The Micro Four Thirds camera world has often been a major battle ground more than a collaboration: and that’s very evident with the release of the new Panasonic 12mm f1.4. For many years, Olympus has had the 12mm f2–a stellar lens in many ways that still remains so today. This was an owner’s only choice if they wanted a 24mm equivalent prime, but now Panasonic has an f1.4 option. On top of that, it has a working aperture ring, a nice build quality overall, fantastic image quality, and weather resistance built into the design. In many ways, it’s an excellent lens–and could probably be an essential piece of kit for every Micro four thirds camera user.
The world of portrait photography is becoming more and more filled with great lens options available for purchase. Sony. Zeiss, Sigma, and Tamron all make some absolutely fantastic ones that were recently announced: but one lens is seriously looking to outdo all of them. Nikon has shown some recent true innovation with the Nikon 105mm f1.4. This lens is the longest telephoto lens to have an f1.4 aperture and also something that absolutely no one else has. Though Sony’s 85mm f1.4 G Master has 11 aperture blades and Tamron’s 85mm f1.8 has vibration control, nothing has the pure perspective flattening that a 105mm lens can–and nothing has the out of focus bokeh ability.
Sigma has always made some very interesting cameras that in many ways felt like they shot themselves in the foot, and something like the Sigma sD Quattro I believed to really fix a lot of the problems of previous cameras. To start, the camera offers two models: an APS-C model and one that moves away from APS-C sensors and went to APS-H–a dead standard that Canon used to include with some of their 1D series cameras. The sensor has a 1.3x crop factor and so is larger than typical APS-C sensors. It still uses a Foveon sensor, which in the hands of a skilled editor can produce some absolutely flawless results.
And unfortunately, the autofocus is still stuck in the early 2000s.
The Pentax K-1 is a camera that is great in many ways. It offers features that Canon, Nikon and Sony just don’t in a full frame DSLR while also keeping the price point fairly modest. Pentax’s strategy for years was always to take professional grade features and bring them down to the consumer and enthusiast. For the most part, the Pentax K-1 does that. With cool things like Astrotracer, WiFi, Composition adjustment, and arguably the weirdest LCD screen in the industry, the K-1 is a camera that will suit the needs of most professional photographers when paired with the right lenses.
Sure, Pentax may not have the more extended dedicated flash and lens support that Canon, Nikon and Sony do (especially in TTL monolights)–but that doesn’t mean that it still can’t be a very capable camera in the hands of an experienced photographer.
If you were to choose one walkabout zoom lens for the Pentax K-1, it would most likely need to be the Pentax 28-105mm f3.5-5.6 ED DC WR. This lens has a very versatile zoom range and despite its variable aperture, is still highly capable of doing quite a bit for any photographer who holds it in their hands. Designed as a general use lens for many photographers, this lens can prove great in the hands of portrait photographers, landscape photographers, and so many more that choose to buy into Pentax’s full frame camera system. Then combine the fact that you’ve got weather sealing designed into the lens, plus the great sensor at the heart of the Pentax K-1, and this lens could be the only single zoom lens you’ll need if you’re the type to stick to all prime lenses.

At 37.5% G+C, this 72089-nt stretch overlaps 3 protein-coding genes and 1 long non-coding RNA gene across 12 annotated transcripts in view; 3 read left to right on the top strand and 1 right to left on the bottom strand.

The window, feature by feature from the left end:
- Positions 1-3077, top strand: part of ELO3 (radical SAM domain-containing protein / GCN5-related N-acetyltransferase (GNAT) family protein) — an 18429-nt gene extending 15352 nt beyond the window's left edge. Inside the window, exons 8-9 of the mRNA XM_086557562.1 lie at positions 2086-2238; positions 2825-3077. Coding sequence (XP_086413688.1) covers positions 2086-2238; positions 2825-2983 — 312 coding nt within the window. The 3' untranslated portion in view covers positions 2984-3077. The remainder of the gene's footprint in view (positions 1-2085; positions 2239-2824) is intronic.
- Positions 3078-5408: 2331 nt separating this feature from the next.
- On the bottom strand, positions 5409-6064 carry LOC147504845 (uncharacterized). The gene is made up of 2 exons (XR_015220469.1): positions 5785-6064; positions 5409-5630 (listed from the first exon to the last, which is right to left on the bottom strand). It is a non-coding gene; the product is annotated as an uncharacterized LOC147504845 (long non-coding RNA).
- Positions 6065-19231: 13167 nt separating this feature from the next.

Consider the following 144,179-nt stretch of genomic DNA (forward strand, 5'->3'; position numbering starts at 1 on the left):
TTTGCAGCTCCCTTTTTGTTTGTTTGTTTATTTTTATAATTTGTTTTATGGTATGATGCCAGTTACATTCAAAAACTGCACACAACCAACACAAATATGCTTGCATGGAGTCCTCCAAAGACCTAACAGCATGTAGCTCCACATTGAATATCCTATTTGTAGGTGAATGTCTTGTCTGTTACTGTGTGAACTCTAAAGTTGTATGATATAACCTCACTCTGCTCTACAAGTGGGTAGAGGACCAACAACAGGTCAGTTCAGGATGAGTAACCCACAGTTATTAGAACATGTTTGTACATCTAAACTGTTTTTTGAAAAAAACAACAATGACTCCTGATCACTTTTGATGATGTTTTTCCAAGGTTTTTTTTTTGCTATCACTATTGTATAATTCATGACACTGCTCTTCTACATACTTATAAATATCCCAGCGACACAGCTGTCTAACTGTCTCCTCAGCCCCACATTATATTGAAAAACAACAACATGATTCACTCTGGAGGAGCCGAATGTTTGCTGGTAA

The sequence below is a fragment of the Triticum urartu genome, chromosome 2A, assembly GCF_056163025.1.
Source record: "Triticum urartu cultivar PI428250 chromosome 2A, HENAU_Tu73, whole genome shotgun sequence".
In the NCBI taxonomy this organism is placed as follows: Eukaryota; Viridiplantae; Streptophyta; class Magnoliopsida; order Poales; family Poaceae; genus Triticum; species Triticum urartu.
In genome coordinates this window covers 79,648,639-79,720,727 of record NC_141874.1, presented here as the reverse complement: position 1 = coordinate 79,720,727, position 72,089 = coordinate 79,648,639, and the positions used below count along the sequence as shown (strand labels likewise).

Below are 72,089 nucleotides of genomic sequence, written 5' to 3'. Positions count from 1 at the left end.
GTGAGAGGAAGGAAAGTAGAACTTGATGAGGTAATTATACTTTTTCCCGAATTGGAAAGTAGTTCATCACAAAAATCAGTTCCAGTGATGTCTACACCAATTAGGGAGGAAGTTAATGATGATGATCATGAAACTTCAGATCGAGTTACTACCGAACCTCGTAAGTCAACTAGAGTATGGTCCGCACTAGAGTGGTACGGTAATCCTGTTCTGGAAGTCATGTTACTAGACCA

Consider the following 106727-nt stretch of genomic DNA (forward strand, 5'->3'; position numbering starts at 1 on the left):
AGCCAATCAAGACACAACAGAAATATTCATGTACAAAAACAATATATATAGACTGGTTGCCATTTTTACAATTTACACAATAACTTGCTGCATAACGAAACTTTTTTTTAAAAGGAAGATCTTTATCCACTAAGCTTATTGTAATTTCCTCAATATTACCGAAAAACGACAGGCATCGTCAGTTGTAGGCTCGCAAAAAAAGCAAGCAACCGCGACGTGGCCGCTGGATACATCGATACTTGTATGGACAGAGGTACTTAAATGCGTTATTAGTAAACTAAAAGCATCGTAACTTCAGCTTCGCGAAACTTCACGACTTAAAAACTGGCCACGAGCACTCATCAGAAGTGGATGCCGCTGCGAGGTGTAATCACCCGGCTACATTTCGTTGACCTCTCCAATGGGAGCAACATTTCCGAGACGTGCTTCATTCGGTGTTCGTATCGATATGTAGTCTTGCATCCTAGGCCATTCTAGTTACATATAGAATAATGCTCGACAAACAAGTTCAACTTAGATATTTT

The Pentax K-1 is probably the greatest thing to happen to many Pentax users in a while; and when you consider some fantastic lenses like the company’s Pentax 15-30mm f2.8 you start to see more and more how someone could almost want to switch systems. The Pentax 15-30mm f2.8 is a weather sealed beast of a lens that works very well with the Pentax K-1 and is designed for landscape, architecture, and Real Estate photographers. But it’s also a generally great walkaround lens if you’re the type that enjoys shooting wide. Like all wides, it can also be used to deliver a very unique perspective when shooting portraits.
With 9 aperture blades in its design and HD coatings to render even more details, there’s a lot to love here.
When Olympus announced their latest flagship Micro Four-Thirds camera at Photokina, the Olympus OM-D E-M1 Mark II (EM1 Mk. II), we got a chance to do a quick overview of what the newest flagship had to offer. Overall we were pleased with what the specs promised to both the high-level enthusiasts and to the professional photographer as well, but just how well did it deliver in the real world? After spending four days with the camera, here’s what we found.
I never quite understood the Canon 16-35mm f2.8 series of lenses–they overlap with the company’s 24-70 offerings and the Nikon 14-24mm f2.8 lenses seemed to be more reasonable in terms of building a kit. But nonetheless, the lenses have always been popular with the photographers that really need the wide to semi-wide angle of view. When the Canon 16-35mm f2.8 L USM III was announced, I figured that it made sense to replace that lens. Interestingly enough, these focal lengths are some of my favorite to play with. I swear by the 35mm field of view over the 50mm field of view, and I thoroughly enjoy shooting wider than 24mm when I can.
But to be honest, I didn’t know what to expect from the beta version of the Canon 16-35mm f2.8 L USM III lens that I tried.